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Michael Gove has listened to the headline demands for climate change but weakened the curriculum when it comes to sustainable development. This government pledged to be the greenest yet but this message doesn't seem to have reached the education department when applied to the natural world.

"We welcome the inclusion of climate change in the geography curriculum at key stage 3, although we're seriously concerned about the lack of learning about sustainability and climate change at primary level. Even at secondary level, students are only required to learn the facts about how humans cause climate change. Missing is the broader understanding and debate about sustainable human and societal interaction with the environment on which we all depend.

"Children have a right to the skills, understanding and knowledge they need to prepare them for and ensure that they have a sustainable future. If government won't show leadership around the sustainability agenda in schools, it will be for schools themselves to take up the challenge. There are many schools out there doing just that: we urge every school to do so, using the greater flexibility offered by the slimmed down core curriculum. And WWF will continue to support schools and young people in learning about climate change and sustainability."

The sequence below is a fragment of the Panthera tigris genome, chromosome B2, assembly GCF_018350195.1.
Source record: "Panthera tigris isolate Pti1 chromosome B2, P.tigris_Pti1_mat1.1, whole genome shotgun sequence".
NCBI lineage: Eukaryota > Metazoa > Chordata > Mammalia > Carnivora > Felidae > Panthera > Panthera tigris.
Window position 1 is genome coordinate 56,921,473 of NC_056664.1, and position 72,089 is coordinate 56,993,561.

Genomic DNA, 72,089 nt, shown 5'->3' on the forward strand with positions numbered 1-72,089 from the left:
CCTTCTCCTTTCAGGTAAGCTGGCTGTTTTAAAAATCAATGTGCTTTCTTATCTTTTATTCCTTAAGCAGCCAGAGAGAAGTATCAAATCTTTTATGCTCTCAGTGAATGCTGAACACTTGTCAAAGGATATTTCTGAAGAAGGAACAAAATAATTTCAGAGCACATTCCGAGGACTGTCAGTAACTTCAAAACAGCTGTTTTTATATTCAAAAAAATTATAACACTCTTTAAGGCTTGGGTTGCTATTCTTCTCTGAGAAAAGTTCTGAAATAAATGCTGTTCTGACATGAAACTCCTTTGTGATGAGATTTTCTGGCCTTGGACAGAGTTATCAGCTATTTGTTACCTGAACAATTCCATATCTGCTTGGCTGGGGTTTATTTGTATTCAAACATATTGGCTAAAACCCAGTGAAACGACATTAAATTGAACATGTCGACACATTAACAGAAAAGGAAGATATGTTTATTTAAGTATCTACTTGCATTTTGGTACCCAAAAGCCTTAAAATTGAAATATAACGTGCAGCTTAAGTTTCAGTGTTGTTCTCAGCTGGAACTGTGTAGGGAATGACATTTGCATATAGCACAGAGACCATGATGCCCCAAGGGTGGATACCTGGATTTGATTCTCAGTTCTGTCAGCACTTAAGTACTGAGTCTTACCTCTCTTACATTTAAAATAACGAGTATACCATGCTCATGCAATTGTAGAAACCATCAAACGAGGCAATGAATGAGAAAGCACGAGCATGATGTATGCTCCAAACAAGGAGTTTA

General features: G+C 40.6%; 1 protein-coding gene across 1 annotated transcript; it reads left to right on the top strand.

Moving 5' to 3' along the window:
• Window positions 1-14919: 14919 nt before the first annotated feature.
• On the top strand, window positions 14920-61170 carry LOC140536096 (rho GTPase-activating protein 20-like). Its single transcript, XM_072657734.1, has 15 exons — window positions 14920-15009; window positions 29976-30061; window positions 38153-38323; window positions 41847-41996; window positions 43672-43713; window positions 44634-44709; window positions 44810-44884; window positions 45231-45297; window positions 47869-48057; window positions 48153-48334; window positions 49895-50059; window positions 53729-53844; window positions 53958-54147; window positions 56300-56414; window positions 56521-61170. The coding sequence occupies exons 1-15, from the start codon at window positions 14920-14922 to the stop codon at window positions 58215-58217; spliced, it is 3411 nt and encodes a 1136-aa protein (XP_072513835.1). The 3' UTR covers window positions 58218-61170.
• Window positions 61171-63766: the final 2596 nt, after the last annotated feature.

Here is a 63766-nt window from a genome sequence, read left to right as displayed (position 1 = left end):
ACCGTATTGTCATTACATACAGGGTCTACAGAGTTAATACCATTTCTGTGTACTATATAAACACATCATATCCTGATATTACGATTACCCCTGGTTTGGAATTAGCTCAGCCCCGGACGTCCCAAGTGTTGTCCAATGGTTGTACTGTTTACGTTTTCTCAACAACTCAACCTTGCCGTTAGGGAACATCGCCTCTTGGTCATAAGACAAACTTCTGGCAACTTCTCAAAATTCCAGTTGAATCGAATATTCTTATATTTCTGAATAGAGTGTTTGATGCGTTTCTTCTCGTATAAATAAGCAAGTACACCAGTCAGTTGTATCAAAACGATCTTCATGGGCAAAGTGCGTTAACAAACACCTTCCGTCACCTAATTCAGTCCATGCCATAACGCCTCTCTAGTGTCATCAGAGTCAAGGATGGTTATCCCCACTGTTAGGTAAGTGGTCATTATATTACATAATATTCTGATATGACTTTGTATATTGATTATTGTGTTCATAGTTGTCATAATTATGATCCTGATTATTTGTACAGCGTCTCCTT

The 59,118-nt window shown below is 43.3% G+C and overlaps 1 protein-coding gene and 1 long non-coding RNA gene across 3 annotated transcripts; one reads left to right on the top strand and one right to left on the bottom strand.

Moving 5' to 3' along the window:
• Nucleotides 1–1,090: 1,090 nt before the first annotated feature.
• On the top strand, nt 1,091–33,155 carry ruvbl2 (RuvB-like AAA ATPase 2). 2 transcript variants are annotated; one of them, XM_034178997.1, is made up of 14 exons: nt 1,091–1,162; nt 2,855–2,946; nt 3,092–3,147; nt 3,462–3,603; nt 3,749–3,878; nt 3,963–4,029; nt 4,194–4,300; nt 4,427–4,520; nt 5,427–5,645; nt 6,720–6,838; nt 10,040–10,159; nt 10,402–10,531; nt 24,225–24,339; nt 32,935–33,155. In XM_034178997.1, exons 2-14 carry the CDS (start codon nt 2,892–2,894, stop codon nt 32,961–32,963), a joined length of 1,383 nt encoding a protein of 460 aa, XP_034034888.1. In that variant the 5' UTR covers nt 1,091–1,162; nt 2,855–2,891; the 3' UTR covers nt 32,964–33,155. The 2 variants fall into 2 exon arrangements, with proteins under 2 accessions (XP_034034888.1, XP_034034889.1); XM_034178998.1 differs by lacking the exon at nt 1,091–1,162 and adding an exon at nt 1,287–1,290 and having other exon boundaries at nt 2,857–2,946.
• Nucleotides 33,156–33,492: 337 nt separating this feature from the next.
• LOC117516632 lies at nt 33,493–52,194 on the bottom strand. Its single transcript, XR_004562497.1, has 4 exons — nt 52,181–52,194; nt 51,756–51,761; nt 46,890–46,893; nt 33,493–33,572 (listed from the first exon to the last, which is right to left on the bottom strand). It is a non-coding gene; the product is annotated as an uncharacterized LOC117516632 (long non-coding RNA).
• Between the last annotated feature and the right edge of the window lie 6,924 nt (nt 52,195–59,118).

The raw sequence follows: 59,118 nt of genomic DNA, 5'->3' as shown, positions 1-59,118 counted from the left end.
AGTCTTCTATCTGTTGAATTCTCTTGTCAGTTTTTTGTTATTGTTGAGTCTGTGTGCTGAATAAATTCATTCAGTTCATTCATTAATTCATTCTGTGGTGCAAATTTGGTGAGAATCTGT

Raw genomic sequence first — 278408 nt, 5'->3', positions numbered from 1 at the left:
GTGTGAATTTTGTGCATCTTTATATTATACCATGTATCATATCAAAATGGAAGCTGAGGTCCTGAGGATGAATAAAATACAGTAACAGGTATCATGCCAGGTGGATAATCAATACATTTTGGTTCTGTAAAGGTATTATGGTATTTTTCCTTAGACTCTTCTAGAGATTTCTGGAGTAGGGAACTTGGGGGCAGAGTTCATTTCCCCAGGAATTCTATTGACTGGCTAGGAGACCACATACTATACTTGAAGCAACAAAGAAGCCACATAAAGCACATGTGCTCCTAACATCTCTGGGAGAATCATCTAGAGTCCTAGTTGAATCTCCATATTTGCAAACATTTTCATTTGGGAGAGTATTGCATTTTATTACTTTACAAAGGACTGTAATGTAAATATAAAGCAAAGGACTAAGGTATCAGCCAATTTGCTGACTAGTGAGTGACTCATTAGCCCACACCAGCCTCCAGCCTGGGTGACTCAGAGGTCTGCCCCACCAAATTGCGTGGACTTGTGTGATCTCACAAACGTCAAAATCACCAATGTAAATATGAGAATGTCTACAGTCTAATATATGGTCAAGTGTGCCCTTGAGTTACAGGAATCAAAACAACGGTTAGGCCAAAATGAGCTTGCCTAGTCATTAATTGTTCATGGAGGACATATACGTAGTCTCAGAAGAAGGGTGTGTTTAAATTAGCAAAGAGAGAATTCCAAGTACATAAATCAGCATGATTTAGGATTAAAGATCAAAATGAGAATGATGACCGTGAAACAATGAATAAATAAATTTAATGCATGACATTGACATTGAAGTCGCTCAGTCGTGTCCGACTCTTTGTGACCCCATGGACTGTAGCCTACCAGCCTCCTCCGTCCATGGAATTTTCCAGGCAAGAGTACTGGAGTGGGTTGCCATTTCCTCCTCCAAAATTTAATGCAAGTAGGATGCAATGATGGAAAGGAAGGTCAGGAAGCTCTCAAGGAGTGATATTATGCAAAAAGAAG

Michael Gove announced that climate change will be reinstated in the geography curriculum at Key Stage 3 (age 11-14), following calls from a range of campaigners, scientists, conservationists, students and politicians. However, the curriculum is still lacking in any reference to sustainable development, and climate change is not included in the primary curriculum.

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Editor's notes

· There is no reference to climate change anywhere in the new curriculum before Key Stage 3, which means children younger than 11 will be missing out on learning about this critical issue for their futures.

· There is no reference to sustainability, sustainable development or responsibility to care for the environment anywhere in the new curriculum. This was previously embedded throughout the geography curriculum, with understanding of how people can improve or damage the environment built in from key stage 1, and in science where learning to care for the environment also started at key stage 1.

· Overall, the new emphasis on knowledge and facts replaces a focus on values and responsibilities. The overall aims of the previous curriculum included these crucial elements:

"It [the National Curriculum] should develop their [pupils'] awareness and understanding of, and respect for, the environments in which they live, and secure their commitment to sustainable development at a personal, national and global level. It should also equip pupils as consumers to make informed judgements and independent decisions and to understand their responsibilities and rights."

"The school curriculum should pass on enduring values, develop pupils' integrity and autonomy and help them to be responsible and caring citizens capable of contributing to the development of a just society."

For further information, please contact:

Natalie Clark, T: +44 (0)1483 412253, E: nclark@wwf.org.uk

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